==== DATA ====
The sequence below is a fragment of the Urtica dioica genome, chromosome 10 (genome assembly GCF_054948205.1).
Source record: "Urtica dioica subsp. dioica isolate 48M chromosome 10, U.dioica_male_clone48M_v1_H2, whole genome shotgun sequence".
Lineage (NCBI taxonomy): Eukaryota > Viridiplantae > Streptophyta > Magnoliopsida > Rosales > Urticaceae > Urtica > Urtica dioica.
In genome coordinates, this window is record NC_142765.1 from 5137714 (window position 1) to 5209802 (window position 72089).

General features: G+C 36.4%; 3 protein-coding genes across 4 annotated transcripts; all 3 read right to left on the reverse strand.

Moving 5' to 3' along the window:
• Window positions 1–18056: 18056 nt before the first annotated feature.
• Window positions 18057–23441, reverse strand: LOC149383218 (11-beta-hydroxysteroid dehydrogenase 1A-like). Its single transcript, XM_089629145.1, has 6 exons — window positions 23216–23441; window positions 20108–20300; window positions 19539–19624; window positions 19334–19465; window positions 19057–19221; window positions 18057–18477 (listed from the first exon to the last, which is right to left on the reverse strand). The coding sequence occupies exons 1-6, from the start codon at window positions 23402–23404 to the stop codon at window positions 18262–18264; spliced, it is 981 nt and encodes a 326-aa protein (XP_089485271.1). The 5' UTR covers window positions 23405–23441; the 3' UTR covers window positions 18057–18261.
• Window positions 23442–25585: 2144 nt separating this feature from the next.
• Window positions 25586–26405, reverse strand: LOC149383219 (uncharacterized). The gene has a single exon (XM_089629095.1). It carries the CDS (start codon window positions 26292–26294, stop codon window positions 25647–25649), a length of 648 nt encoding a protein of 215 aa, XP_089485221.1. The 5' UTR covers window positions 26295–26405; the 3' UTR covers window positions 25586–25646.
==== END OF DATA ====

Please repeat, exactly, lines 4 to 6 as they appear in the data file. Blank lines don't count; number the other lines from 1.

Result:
In genome coordinates, this window is record NC_142765.1 from 5137714 (window position 1) to 5209802 (window position 72089).

General features: G+C 36.4%; 3 protein-coding genes across 4 annotated transcripts; all 3 read right to left on the reverse strand.

Moving 5' to 3' along the window: